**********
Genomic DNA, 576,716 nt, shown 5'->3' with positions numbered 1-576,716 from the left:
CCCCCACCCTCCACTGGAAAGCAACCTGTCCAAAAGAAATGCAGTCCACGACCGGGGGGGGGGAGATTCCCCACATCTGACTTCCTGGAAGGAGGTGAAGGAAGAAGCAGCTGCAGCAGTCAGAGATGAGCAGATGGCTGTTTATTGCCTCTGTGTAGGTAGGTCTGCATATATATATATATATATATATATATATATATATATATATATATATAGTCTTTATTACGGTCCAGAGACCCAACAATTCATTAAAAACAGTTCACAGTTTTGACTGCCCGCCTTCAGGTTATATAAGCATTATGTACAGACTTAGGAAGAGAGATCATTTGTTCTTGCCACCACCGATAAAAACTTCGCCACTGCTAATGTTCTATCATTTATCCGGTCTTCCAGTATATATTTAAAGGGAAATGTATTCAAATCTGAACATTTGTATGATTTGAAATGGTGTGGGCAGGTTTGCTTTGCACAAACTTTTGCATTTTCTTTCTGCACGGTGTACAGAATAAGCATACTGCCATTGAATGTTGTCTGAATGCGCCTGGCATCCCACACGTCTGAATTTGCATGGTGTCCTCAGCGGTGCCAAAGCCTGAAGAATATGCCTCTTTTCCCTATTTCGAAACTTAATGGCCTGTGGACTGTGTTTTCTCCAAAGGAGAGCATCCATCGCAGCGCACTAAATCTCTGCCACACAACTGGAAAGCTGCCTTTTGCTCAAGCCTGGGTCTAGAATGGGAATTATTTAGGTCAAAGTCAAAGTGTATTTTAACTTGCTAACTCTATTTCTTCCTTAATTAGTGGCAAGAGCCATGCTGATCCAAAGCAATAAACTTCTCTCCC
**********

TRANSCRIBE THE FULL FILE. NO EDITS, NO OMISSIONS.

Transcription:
Genomic DNA, 576,716 nt, shown 5'->3' with positions numbered 1-576,716 from the left:
CCCCCACCCTCCACTGGAAAGCAACCTGTCCAAAAGAAATGCAGTCCACGACCGGGGGGGGGGAGATTCCCCACATCTGACTTCCTGGAAGGAGGTGAAGGAAGAAGCAGCTGCAGCAGTCAGAGATGAGCAGATGGCTGTTTATTGCCTCTGTGTAGGTAGGTCTGCATATATATATATATATATATATATATATATATATATATATATATATAGTCTTTATTACGGTCCAGAGACCCAACAATTCATTAAAAACAGTTCACAGTTTTGACTGCCCGCCTTCAGGTTATATAAGCATTATGTACAGACTTAGGAAGAGAGATCATTTGTTCTTGCCACCACCGATAAAAACTTCGCCACTGCTAATGTTCTATCATTTATCCGGTCTTCCAGTATATATTTAAAGGGAAATGTATTCAAATCTGAACATTTGTATGATTTGAAATGGTGTGGGCAGGTTTGCTTTGCACAAACTTTTGCATTTTCTTTCTGCACGGTGTACAGAATAAGCATACTGCCATTGAATGTTGTCTGAATGCGCCTGGCATCCCACACGTCTGAATTTGCATGGTGTCCTCAGCGGTGCCAAAGCCTGAAGAATATGCCTCTTTTCCCTATTTCGAAACTTAATGGCCTGTGGACTGTGTTTTCTCCAAAGGAGAGCATCCATCGCAGCGCACTAAATCTCTGCCACACAACTGGAAAGCTGCCTTTTGCTCAAGCCTGGGTCTAGAATGGGAATTATTTAGGTCAAAGTCAAAGTGTATTTTAACTTGCTAACTCTATTTCTTCCTTAATTAGTGGCAAGAGCCATGCTGATCCAAAGCAATAAACTTCTCTCCC